Shangula takes stock of Kavango West health woes
13 September 2019 | Health
Yesterday health minister Kalumbi Shangula visited some of the incomplete government projects that have been lying idle for years, as well as the dilapidated health facilities in Kavango West.
Among these were the Nkurenkuru Primary Healthcare Centre, which has been in limbo for more than three years, and the planned Nkurenkuru District Hospital, which is yet to get off the ground.
Shangula also visited the Nankudu District Hospital, which has a broken X-ray machine and a mortuary that regularly experiences breakdowns.
The radiographic computer has been unable to print X-ray images since April last year, which means that the hospital has to send the files to Rundu, 120 kilometres away.
According to the hospital's radiographic assistant, Alina Angombe, who briefed the minister and his delegation, the files are sent to Rundu only on Tuesdays and Thursdays.
Angombe said the problem was reported to the ministry last year but they received no feedback.
She told the minister that she had tried her best to get the machine working but upon inspecting the machine, it was found that the X-ray plates had expired in 2017.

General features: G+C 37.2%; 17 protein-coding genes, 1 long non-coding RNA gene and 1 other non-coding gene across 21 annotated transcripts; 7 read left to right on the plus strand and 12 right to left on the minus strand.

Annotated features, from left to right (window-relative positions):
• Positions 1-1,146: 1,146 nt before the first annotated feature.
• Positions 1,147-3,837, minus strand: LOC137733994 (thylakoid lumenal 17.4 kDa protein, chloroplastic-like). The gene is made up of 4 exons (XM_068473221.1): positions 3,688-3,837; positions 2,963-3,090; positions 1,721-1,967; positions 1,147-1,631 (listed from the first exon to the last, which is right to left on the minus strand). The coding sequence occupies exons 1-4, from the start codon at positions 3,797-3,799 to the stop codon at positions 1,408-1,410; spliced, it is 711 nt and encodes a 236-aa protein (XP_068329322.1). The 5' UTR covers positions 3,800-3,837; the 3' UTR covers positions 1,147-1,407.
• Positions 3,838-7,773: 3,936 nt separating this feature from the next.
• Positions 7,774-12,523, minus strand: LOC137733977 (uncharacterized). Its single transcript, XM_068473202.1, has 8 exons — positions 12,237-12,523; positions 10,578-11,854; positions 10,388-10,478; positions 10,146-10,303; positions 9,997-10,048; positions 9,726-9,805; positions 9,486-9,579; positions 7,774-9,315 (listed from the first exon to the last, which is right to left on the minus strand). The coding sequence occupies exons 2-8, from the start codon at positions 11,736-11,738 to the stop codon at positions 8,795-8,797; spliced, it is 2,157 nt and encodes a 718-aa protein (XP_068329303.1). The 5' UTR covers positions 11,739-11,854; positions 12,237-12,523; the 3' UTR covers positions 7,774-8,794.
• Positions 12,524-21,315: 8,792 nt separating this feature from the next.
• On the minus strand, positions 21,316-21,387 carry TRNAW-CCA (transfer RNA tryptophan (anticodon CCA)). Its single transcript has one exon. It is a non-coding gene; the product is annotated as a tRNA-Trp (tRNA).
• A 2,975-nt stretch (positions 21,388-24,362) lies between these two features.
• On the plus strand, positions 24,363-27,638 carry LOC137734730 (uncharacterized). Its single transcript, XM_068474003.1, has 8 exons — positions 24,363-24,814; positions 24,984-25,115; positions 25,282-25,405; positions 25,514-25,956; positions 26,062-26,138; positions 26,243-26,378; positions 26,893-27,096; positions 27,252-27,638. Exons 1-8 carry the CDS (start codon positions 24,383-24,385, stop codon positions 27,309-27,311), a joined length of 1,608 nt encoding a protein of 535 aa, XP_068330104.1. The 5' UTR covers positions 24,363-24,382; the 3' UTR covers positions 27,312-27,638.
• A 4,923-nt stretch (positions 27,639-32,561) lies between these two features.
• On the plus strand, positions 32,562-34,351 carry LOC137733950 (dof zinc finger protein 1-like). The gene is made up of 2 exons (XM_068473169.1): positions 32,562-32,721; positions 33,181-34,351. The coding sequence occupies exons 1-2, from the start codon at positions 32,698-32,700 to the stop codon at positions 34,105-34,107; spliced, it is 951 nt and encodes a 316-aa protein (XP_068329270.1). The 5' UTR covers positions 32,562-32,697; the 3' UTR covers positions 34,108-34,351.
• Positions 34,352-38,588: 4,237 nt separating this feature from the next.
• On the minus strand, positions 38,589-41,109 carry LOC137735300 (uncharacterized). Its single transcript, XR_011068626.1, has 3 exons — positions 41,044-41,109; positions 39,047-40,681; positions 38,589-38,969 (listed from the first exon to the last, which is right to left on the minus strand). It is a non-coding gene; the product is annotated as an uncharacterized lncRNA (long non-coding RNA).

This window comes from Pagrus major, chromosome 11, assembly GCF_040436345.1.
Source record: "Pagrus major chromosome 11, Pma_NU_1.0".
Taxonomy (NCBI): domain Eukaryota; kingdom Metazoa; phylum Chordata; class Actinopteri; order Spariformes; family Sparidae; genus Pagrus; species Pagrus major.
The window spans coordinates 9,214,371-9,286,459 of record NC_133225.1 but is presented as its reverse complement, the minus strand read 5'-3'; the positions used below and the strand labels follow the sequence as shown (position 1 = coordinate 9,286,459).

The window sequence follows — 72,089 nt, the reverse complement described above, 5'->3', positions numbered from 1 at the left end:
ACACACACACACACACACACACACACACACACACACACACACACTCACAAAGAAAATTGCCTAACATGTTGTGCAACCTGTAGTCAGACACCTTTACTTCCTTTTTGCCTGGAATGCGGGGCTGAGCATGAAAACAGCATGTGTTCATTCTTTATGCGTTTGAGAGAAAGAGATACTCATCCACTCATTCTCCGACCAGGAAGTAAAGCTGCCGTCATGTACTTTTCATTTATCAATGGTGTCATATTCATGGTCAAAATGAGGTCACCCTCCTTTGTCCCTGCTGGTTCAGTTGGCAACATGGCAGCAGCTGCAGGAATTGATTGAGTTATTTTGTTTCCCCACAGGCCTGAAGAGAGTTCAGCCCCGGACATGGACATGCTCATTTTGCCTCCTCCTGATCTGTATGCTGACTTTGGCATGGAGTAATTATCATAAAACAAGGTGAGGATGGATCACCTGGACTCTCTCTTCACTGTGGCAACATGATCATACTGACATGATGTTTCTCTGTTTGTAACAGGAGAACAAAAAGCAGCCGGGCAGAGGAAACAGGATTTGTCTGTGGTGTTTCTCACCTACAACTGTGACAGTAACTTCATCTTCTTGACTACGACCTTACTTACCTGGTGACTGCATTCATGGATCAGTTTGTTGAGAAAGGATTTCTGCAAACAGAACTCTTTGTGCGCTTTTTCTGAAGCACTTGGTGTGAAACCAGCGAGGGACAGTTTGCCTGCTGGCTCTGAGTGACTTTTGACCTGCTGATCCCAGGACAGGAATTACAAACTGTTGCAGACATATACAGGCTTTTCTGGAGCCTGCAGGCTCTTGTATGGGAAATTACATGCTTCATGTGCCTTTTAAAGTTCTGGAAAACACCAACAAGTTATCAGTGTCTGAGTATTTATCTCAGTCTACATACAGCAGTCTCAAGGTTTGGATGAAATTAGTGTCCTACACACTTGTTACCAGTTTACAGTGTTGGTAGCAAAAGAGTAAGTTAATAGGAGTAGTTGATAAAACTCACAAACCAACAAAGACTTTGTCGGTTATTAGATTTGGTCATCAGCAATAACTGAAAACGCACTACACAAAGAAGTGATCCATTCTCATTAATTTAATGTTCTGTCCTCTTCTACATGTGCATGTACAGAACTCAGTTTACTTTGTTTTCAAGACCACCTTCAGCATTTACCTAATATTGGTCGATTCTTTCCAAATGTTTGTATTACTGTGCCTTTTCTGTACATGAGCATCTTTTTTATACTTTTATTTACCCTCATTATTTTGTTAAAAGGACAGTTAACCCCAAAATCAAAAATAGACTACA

During informal discussions it was said that the ministry head office simply had to approve the repairs, and it was unclear why it was taking more than a year to solve the problem.
Regarding the mortuary, the minister was informed that it was breaking down twice a week, forcing the hospital to rely on facilities at other hospitals as far away as Rundu.
The hospital building is in a dilapidated state, with broken light fixtures and peeling paint everywhere.
At the construction site of the long-awaited Nkurenkuru District Hospital, Shangula witnessed how a boundary fence which had cost the government close to N$6 million has been vandalised.
Shangula expressed concern about the vandalism but did not comment on the project's lack of progress.
In May, the ministry told Namibian Sun that the feasibility study for the construction of the Nkurenkuru District Hospital had been finalised.
“The ministry is compiling new standards and norms of hospitals and these are being used to re-modify the feasibility for the designated hospital to be responsive to the needs of a modern hospital.
“These standards have to do with patient flow, the outpatient department, casualty, the wards and other diagnostic services so that all district hospitals have a similar standard. Therefore, once this is finalised, full design will be commissioned,” the ministry said.